Dr. Don Coberly, Superintendent of the Boise School District, was harshly critical of the “Don’t Fail Idaho” advertising campaign in a communication sent to teachers and other district personnel. He also called into question the motives of the organization behind the campaign, the J.A. & Kathryn Albertson Foundation.
The letter vigorously disputes the “Don’t Fail Idaho” claim that four out of five Idaho students are not prepared for life after high school. Dr. Coberly points to four key disagreements with the campaign.
- It promotes an agenda that is designed to undermine public schools.
- It is highly inaccurate.
- It offers no real solutions to increasing post-secondary readiness.
- It is a disservice to the work that professional educators do every day for the youth of the Boise district.
Here is more from Dr. Coberly’s letter.
“The ad is just one more indication that the Foundation is out of touch with where Idaho is going. For the first time in nearly a decade, The Governor, State Board of Education, State Superintendent of Public Instruction, State Legislature, ISBA, IASA, and the IEA are working together to build up our public education system, funding schools more properly and making teacher salaries more competitive in order to improve the economy and develop a more educated citizenry. The Albertsons Foundation is trying to tear it down.”
Dr. Coberly’s position seems to have struck a nerve, not just in Boise, but around the state. A posting of his letter on the IEA Facebook page garnered more than 250 “shares” in less than a day. According to Boise School District officials, you can expect to see a similar letter in the editorial sections of local newspapers in the very near future.
Correction to Story on Boise State Survey
Yesterday’s Hotline included a story about a survey done by Boise State University’s School of Public Service. That story should have said:
- 28.2% said that education/school funding is the most important issue facing Idaho today. This easily outdistanced the second highest issue, which was the economy (9.8%).
- 5% identified education as the top priority for the Idaho legislature.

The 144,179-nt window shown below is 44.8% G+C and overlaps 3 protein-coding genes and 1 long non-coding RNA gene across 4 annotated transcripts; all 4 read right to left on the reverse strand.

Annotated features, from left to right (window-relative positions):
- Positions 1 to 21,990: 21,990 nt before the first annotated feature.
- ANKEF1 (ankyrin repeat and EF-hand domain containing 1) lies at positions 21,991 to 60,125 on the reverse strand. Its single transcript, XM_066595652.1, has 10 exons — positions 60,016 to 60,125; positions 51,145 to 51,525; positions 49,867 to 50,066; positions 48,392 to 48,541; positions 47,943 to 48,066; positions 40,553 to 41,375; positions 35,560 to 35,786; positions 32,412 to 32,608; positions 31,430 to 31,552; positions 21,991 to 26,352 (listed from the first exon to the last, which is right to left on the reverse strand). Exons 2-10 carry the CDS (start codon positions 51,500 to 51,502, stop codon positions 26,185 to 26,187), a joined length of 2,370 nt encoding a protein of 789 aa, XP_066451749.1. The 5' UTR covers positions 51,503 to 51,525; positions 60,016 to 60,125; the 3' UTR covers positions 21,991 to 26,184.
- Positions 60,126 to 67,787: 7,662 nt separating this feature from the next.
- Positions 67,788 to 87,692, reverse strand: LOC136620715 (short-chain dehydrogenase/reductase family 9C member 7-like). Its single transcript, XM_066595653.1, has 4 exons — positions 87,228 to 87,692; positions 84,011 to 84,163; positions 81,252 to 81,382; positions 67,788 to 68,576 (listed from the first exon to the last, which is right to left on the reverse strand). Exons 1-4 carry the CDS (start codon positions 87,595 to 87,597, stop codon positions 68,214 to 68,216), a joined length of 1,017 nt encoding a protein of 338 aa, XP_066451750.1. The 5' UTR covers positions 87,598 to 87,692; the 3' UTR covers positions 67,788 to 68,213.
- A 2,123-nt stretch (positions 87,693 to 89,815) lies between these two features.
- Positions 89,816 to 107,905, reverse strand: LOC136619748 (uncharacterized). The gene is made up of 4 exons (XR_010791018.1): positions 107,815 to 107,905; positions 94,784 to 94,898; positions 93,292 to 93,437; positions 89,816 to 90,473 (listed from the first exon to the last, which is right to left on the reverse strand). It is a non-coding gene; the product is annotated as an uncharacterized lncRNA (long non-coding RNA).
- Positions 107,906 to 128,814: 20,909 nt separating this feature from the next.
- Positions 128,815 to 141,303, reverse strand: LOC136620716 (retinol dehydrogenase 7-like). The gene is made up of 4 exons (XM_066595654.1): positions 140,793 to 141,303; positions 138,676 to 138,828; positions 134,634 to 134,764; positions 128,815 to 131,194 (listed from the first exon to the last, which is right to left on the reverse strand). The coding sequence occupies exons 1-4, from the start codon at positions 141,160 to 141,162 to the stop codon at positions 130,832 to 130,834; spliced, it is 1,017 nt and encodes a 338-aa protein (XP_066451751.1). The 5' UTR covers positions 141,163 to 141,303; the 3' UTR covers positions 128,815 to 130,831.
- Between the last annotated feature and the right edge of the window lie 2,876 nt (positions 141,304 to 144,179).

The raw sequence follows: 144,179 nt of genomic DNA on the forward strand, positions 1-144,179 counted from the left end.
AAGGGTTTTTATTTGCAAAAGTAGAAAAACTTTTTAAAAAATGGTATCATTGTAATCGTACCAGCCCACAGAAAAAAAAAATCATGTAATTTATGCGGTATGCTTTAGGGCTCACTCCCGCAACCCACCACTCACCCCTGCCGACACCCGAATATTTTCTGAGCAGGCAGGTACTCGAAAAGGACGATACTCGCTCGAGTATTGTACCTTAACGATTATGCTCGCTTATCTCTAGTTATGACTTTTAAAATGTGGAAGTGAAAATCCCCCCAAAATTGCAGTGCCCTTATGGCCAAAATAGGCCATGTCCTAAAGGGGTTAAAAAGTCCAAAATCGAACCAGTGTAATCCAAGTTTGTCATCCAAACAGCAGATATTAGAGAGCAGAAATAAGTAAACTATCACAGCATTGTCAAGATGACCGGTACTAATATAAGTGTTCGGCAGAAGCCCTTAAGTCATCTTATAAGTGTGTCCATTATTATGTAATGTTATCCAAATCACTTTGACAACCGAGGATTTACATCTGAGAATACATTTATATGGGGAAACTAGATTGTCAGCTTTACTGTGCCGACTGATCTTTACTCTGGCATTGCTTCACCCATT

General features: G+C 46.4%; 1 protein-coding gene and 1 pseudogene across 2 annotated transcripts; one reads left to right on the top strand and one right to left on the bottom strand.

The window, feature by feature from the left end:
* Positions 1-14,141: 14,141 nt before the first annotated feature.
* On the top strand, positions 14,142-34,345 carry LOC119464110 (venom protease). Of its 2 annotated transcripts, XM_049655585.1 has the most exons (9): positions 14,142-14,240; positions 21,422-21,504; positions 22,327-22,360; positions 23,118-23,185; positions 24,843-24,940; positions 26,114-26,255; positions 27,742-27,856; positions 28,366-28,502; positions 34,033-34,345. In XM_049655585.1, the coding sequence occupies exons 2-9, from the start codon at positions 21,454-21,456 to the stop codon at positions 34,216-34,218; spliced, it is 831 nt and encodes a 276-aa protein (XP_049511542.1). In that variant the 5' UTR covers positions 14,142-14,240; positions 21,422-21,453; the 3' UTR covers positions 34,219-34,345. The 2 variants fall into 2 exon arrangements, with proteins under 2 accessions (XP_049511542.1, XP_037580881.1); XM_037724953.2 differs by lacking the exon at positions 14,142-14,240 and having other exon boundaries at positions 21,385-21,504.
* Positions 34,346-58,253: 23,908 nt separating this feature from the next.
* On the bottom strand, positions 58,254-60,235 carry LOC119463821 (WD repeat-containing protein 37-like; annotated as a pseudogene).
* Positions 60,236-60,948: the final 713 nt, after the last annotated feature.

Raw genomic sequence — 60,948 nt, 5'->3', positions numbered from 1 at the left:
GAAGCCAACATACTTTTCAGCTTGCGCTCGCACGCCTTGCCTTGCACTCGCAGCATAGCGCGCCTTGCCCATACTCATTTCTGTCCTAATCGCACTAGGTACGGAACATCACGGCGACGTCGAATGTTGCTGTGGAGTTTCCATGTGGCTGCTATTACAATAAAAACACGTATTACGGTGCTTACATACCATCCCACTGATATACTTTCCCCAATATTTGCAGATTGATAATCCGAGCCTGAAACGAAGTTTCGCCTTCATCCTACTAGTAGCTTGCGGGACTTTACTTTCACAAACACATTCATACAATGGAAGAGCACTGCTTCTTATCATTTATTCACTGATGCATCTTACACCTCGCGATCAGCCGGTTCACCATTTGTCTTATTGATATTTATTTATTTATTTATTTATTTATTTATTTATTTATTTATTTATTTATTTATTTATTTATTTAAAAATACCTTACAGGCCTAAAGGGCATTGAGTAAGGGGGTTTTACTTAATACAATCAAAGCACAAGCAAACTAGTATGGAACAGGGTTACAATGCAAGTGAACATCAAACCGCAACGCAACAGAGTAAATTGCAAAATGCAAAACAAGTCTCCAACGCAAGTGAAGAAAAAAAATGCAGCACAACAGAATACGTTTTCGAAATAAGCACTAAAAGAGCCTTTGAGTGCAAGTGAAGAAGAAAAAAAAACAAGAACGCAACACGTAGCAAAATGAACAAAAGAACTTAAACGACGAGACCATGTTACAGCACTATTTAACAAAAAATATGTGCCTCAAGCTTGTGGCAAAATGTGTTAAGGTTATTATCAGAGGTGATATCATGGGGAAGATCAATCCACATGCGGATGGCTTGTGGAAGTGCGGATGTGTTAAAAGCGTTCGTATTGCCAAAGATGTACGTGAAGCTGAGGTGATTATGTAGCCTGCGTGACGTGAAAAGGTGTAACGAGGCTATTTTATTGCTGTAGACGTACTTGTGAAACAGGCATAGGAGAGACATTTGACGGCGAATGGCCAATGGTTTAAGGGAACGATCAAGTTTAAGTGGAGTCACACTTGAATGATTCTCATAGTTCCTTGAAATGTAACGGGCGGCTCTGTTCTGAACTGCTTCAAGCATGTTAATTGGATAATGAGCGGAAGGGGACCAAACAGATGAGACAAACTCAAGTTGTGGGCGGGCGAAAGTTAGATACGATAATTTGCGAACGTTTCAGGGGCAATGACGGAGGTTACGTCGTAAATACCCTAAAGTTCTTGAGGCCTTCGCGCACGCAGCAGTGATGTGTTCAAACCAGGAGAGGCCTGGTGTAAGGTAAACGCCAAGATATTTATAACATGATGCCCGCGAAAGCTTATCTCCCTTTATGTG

- 2% said that providing more state money for teacher salaries is the top education funding priority.
Sick Leave Transfer Bill
The Senate Education Committee has voted unanimously to send HB 452 to the floor with a “do pass” recommendation. This legislation, brought by the State Board of Education, will allow employees of all state agencies governed by the State Board of Education, including school district employees, to transfer all accumulated sick leave to another state educational entity or state agency when they take a new job with that agency.
For years, teachers have been unable to transfer more than 90 days of sick leave, when moving to a new school district, a state college or university, or to the State Department or State Board of Education. This artificial sick leave cap made it difficult for teachers to move within the education field. By doing so, an individual teacher risked losing a significant retirement benefit, as sick leave days are used to ‘purchase’ health care benefits through the PERSI system in retirement. The legislation now moves to the full Senate for their consideration.
House Agrees to Fund Eastern Idaho Community College
In his education budget proposal, Governor Otter requested $5 million as seed money for a community college in Idaho Falls. The House voted 62-6 on Tuesday to approved those funds if voters in eastern Idaho approve the creation of such a school. Betsy Russell has more in this article from the Spokesman Review.